Greg: —you want a Ford Raptor. I know; I know.
Ron: —no, guilt.
Greg: Oh, guilt.
Ron: I’m feeling guilt because, as I’m listening to you talk,—
Greg: That’s worse. [Laughter]
Ron: Yes, that is a lot worse. [Laughter] As I’m listening to you talk, I’m feeling, “You know what? I missed a bid just this week,” and “I got a lot on my mind; and I’ve got this in line with that, and line up with this.” I’m so focused there that I missed a bid; and it’s like, “Wow! What do I do now?”
Greg: Yes; here is the good news: “You will have dozens tomorrow; you will have more the next day.” See, the fact that you noticed that you missed a bid I think is the true battle: is noticing them/seeing them for what they are. There will be plenty of times that we even know it and don’t respond. “Okay; so how about the next one?” “How about the next one?” I would just say to someone: “Don’t be discouraged; be glad. I noticed it; okay, I didn’t take advantage of it…”
Ron: —“and now, I can tune in a little bit better next time”?
Greg: You consider: “There will be hundreds coming your way.”
Ron: Yes; it might even be that I go back to my wife and say—
Ron: —“Hey, I realize I missed something there that you were leaning toward me,”—
Greg: That’s powerful.
Ron: —“and I was so focused I didn’t catch it.”
Ron: Maybe, that in and of itself—an apology in effect—would be a bid/would be responding to or, at least, moving toward her in a way.
Greg: Totally. Well, it’s another bid; because basically, you are apologizing. So now, she would have the opportunity to respond—turn towards that—and receive that; I mean, whatever.
Greg: They happen all the time; my job is to really notice and look for it. Erin and I have even gotten to the point, to where we will call it out: “Hey, that’s a bid! You made a bid right now.” [Laughter] And we’ll just make it a fun thing. I think we have grown to the point, where we really notice those; and thus, we’re going to turn towards them. They are micro—and that is the nice part—we’re not talking about: “Hey, you have an hour conversation.”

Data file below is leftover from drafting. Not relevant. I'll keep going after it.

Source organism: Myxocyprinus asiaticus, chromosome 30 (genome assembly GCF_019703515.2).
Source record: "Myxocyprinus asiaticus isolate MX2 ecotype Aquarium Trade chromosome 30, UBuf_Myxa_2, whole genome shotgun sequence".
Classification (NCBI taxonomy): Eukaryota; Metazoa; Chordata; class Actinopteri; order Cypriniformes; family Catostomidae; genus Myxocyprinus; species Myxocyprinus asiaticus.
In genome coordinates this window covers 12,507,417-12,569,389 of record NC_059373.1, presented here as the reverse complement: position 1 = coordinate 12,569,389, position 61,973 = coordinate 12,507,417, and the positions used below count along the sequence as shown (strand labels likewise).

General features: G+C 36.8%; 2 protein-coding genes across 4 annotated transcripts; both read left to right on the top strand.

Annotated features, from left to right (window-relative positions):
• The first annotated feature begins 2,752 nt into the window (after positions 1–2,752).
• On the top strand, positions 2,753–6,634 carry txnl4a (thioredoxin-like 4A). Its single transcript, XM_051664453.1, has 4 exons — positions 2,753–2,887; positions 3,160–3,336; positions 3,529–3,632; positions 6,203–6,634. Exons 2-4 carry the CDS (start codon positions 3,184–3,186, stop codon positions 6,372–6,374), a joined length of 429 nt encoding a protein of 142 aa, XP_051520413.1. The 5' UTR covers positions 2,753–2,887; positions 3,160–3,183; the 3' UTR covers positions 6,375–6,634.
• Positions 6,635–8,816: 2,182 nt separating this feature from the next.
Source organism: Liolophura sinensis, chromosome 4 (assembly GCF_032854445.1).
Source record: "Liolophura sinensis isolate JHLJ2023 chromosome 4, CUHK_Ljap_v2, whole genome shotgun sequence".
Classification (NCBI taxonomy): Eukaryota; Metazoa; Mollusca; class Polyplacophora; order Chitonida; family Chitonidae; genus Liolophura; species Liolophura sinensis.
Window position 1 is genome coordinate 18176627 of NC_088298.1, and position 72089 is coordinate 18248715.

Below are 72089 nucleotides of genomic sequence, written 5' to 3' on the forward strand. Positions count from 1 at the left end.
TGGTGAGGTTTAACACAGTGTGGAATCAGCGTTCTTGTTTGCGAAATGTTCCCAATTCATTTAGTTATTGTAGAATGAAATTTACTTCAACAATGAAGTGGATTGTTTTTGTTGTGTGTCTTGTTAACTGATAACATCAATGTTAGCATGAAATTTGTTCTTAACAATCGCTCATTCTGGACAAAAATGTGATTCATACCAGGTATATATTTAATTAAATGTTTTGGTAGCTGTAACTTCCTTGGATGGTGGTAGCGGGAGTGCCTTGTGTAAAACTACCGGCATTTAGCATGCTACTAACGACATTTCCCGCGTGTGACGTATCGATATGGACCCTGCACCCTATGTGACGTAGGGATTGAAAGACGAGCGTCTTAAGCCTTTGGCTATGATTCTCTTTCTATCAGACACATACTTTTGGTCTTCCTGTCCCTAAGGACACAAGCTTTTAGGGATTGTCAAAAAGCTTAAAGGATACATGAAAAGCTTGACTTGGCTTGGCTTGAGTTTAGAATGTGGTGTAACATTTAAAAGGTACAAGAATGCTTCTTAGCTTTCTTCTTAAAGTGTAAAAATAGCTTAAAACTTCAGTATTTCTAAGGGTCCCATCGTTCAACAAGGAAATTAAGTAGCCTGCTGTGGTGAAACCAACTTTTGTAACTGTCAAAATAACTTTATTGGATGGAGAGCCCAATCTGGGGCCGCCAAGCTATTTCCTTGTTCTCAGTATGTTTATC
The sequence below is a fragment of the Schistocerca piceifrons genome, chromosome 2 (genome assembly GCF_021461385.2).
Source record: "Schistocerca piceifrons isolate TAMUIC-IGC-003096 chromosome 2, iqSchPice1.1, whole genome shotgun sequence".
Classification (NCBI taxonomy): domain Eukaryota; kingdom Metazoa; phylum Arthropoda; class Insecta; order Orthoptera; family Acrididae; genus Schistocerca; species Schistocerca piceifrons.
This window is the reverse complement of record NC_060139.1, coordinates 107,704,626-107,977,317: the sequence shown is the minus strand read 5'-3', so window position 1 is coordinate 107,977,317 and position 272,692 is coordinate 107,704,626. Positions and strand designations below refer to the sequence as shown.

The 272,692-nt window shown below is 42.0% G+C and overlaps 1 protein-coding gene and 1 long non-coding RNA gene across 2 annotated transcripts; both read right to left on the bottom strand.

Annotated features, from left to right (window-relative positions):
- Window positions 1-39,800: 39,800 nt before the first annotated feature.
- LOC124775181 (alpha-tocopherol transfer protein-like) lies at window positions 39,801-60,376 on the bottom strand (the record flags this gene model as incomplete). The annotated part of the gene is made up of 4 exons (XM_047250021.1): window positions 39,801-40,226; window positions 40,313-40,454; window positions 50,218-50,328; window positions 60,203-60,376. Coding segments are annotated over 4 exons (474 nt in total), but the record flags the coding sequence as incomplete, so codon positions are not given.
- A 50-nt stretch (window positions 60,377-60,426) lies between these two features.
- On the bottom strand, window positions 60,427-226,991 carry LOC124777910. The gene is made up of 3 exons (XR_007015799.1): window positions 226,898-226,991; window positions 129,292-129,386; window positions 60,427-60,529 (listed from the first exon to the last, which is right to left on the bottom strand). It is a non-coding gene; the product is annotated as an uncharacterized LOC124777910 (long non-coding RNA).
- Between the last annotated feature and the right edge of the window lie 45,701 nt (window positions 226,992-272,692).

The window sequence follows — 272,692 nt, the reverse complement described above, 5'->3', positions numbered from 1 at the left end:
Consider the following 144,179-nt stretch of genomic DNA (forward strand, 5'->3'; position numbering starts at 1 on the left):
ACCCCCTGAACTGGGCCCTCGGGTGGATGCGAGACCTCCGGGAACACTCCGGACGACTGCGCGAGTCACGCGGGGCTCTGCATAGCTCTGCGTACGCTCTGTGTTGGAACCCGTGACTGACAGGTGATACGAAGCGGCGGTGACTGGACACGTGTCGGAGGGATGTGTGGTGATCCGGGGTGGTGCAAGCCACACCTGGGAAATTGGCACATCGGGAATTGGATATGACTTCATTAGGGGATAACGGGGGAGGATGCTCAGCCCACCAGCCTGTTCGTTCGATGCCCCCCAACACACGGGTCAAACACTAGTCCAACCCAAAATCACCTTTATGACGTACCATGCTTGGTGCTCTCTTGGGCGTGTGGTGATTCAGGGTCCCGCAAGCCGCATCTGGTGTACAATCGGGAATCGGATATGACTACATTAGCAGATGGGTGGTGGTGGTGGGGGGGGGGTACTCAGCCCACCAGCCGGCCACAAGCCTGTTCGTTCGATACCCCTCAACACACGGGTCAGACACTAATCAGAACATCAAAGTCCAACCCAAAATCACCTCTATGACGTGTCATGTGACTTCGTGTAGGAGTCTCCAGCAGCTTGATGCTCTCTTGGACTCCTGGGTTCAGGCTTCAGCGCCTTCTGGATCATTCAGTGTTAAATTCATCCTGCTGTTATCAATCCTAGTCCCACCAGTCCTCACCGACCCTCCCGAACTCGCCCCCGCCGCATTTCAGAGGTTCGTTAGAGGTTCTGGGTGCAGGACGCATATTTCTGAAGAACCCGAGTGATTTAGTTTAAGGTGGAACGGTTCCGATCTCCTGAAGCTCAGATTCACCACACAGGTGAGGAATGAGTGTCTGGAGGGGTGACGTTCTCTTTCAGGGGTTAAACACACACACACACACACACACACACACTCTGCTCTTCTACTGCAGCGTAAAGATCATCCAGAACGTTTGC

Ron: Doing a little self-care—I can imagine somebody playfully tossing it the other way—“Hey, did you notice I just made a bid?” You know, sort of making it overt: “Yes, I’m inviting you to join me in this discussion about shopping,”—
Ron: —or “…Raptors,” or whatever it might be. Again, the playfulness in that is a connection.
But I don’t want our listener to miss what you are saying: “The big picture is”—you are saying here—“people, who are busy and exhausted, feel like, ‘No, this is not an add something to your life. This is just: notice; tune in; turn toward; and let that be something that energizes the relationship.’”
Greg: Because a marriage can survive between bids, because they are going to happen so much. We may not be able to add in the big stuff; but again, those little foxes—on the flip side—the good news is your bids will happen constantly, and we can take advantage of those. That’s how we can stay connected when we’re busy.